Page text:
“You should really tell him what’s going on,” Max says in the bakkie.

“What could he do?”

“Why don’t you let my mom watch Gabs? She likes babies.”

“Max, if Ma heard that I was using your mother as a babysitter she’d be so mad. He’s our responsibility, she’s already embarrassed that I’m taking charity in order to surf.”

“Is that how you really look at it?”

“Look at what?”

“Tazmin, I don’t think anybody views you being on the team as charity. Sir wants to have a winning team, and the girls’ side is not only short on people, they’re weak. We need you.”

I shrug, because there is no point arguing. I glance at my watch and realise I’m going to need Max to drop me off at the crèche, or I’ll never make it in time. I’d never normally do this, but Ma seemed fine with him last night, so this shouldn’t spread too much gossip.

“Thanks for the lift,” I say, once we arrive. I’m out of the bakkie before he’s finished saying, “A pleasure.”

“Taz,” he calls.

I glance over my shoulder.

“Think of telling coach.”

I wave and sprint through the door.

Lady raises her eyebrows. “In the nick of time, with twenty seconds to spare.”

“Thanks,” I say, and rush over to Gabs, who is doing a bum dance.

I scoop him up and he gives me a hard hug. Those tight-tight ones around my neck that make me feel like I’m his whole world.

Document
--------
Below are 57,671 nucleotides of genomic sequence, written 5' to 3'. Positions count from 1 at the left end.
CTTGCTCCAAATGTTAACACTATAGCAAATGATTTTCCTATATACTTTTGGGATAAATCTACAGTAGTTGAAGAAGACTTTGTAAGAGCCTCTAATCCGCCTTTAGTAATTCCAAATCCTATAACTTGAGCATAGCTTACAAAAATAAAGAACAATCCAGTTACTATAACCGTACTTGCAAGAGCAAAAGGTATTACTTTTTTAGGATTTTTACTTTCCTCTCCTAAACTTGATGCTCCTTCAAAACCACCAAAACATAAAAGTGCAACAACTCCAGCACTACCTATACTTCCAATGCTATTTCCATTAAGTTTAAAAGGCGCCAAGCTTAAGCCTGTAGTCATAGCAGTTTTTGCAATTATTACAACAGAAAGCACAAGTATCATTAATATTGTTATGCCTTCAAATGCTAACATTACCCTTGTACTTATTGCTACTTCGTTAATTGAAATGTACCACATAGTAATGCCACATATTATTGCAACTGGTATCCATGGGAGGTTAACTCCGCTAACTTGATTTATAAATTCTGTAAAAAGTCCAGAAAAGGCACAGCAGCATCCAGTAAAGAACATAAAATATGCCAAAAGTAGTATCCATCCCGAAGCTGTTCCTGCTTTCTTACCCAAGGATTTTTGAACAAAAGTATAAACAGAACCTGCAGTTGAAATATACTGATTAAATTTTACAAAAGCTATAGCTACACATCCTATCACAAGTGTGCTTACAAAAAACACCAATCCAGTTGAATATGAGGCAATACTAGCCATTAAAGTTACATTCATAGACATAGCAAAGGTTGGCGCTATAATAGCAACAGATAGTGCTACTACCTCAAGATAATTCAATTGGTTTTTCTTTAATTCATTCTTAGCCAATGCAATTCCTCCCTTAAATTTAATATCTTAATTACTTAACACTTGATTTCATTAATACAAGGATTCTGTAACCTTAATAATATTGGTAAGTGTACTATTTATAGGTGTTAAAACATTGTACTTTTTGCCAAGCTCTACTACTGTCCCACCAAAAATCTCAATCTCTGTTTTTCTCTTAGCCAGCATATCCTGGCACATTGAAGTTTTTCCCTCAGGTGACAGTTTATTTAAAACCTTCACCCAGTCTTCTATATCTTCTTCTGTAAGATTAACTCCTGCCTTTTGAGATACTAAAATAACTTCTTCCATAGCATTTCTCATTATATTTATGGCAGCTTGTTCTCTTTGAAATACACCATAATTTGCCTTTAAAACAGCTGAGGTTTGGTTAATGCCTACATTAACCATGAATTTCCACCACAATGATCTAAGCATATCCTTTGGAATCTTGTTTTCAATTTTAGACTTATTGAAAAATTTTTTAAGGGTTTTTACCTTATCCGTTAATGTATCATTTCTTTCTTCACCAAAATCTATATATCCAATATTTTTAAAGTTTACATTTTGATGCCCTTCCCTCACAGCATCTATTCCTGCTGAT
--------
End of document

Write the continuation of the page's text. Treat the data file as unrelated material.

“We’re going to be okay, little man,” I say.

He give me a gobby kiss, right on the lips, as if he’s understood.

But things don’t go smoothly at home and I’m late getting Gabs to bed. Bath is done, his PJs are on, but I haven’t read him his story yet and Ma is insistent that little kids, even babies, must be read to every night.

The knock on the door is loud, hard. I freeze.

Another rap. It sounds mean, insistent. Oh Lord, I do not like being here on my own at night. I always tell Ma I don’t mind, but it is a lie-lie-lie. I secretly wish we had a dog, but there is no money for all that extra food and care.

“Who is it?” I call, staying well away from the door.

“Tazmin, it’s coach.”

I go over and unlock the door, opening it a crack. “Can I help you?”

“I think we should talk.”

I give him a sharp nod. “Okay, I understand if you want me off the team. I’m know –”

“Is that why you think I’m here?” His face has changed, looking softer, less Sir and more like the face my daddy would make when he thought I was ill.

“How’d you find my house?” I say.

“Checked your forms. Address was required to be on the team.”

I nod, then step back, and let him into the house. As I close the door a quote catches my eye: You pay a great deal too dear for what’s given freely. – Shakespeare, The Winter’s Tale.

No kidding, I think.


Tell us: Do you agree with the quote, “You pay a great deal too dear for what’s given freely”? Why or why not?